LumberJocks

My Favorite Wood

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Project by Don posted 12-22-2006 01:43 AM 4151 views 6 times favorited 35 comments Add to Favorites Watch

Here’s a box that I made this year for a Christmas gift .

The primary timber, Huon Pine (Dacrydium Franklinii) is one of the slowest-growing and longest living plants in the world. It can grow to an age of 3000 years or more. Only the bristle-cone pine of North America lives longer.

Huon pine is found in western Tasmania; the central plateau and in the Huon Valley. Today, the tree is wholly protected and cannot be felled. However, wood on the forest floor remains usable after hundreds of years and is still prized by modern woodworkers, not least because of its sweet aroma. It is easy to work and highly prized by turners and carvers.

The lift-off lid is from Siky Oak (Cardwellia Sublimus).

This particular sample of Huon Pine has a fantastic bird’s eye speckle throughout and features a large knot which I reinforced with epoxy.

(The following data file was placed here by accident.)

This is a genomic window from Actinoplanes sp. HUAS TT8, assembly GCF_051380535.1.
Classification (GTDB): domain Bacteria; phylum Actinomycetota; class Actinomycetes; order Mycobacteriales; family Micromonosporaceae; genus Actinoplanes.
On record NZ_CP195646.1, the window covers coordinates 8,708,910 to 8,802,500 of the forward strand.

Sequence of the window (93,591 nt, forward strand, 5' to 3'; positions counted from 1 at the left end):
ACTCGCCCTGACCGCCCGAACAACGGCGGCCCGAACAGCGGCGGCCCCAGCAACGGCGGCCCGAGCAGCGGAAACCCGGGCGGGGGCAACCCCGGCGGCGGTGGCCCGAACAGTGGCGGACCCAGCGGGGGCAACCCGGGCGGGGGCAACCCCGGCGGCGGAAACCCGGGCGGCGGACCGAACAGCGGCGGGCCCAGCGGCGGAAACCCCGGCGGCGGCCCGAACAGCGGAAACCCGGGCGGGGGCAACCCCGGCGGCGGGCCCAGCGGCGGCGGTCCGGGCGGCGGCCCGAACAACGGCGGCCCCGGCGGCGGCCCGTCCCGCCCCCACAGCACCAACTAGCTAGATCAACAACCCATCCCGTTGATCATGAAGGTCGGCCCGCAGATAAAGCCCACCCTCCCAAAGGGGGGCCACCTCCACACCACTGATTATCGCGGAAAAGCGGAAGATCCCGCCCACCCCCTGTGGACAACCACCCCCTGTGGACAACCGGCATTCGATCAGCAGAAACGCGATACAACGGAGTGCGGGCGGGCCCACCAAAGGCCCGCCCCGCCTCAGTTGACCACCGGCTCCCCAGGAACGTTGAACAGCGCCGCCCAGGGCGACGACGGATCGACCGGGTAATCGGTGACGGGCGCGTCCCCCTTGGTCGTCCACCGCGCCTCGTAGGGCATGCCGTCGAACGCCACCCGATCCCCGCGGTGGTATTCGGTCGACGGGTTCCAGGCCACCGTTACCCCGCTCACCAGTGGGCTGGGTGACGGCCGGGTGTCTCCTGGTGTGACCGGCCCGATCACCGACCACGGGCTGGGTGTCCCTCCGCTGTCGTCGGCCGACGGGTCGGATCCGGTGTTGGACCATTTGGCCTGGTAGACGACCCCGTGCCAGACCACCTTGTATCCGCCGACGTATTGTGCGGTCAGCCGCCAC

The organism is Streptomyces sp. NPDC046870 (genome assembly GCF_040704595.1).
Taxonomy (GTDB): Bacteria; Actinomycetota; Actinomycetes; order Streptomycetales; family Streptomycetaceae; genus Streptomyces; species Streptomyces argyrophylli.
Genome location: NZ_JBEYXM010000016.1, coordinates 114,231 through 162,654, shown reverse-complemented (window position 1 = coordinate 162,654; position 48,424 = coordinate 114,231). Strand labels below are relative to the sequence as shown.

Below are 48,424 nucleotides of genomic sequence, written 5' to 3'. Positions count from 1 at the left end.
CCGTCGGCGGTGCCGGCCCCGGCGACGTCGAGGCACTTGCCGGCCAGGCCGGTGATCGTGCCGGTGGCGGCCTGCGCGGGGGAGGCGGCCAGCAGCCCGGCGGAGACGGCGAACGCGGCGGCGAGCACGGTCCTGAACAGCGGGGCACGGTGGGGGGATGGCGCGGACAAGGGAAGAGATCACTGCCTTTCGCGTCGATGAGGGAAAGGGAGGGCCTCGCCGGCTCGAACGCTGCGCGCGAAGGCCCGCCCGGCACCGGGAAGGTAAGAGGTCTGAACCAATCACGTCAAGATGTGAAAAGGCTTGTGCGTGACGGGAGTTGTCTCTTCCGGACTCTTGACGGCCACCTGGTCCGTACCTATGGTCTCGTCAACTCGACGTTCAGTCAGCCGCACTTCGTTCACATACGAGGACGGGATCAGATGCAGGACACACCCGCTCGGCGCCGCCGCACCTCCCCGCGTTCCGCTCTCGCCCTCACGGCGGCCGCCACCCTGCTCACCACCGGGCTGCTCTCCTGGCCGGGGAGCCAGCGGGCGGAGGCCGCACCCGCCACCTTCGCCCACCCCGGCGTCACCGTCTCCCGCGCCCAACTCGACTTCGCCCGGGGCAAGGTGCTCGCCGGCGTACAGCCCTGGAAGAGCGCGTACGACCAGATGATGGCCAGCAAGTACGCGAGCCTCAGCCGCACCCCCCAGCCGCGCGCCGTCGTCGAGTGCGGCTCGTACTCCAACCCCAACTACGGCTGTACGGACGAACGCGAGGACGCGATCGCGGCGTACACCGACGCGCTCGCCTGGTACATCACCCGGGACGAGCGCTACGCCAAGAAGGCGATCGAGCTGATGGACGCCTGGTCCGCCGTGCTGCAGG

CCA

-- CanuckDon "I just love small wooden boxes!" http://dpb-photography.me/





35 comments so far

View scottb's profile

scottb

3648 posts in 2983 days


#1 posted 12-22-2006 04:36 AM

Well Don, you may never have a White Christmas (or even a sub 100 degree one) But you sure have some great woods to play with.

I can’t even imagine the “common” woods available as dimensional lumber in your local Big Box store…

I love the front of the box, the grain is fanstastic… You’ve sure been keeping yourself busy (and giving me plenty of inspiration).

-- I am always doing what I cannot do yet, in order to learn how to do it. - Van Gogh -- http://blanchardcreative.etsy.com -- http://snbcreative.wordpress.com/

View Don's profile

Don

2599 posts in 2833 days


#2 posted 12-22-2006 05:09 AM

Thanks for your kind words, Scott.

But as a matter of fact, there is very little quality timber available in our big box stores. It has to be obtained from specialty timber dealers. It normally comes undressed. So choosing lumber becomes part of the challenge for a woodworker. I take a knife and cut or scrape back the rough surface then wet it to try and understand what’s hidden beneath.

It’s not cheap, nor is it readily available, especially to a recreational woodworker. Yep – small boxes make a lot of sense to me!

-- CanuckDon "I just love small wooden boxes!" http://dpb-photography.me/

View scottb's profile

scottb

3648 posts in 2983 days


#3 posted 12-22-2006 07:50 AM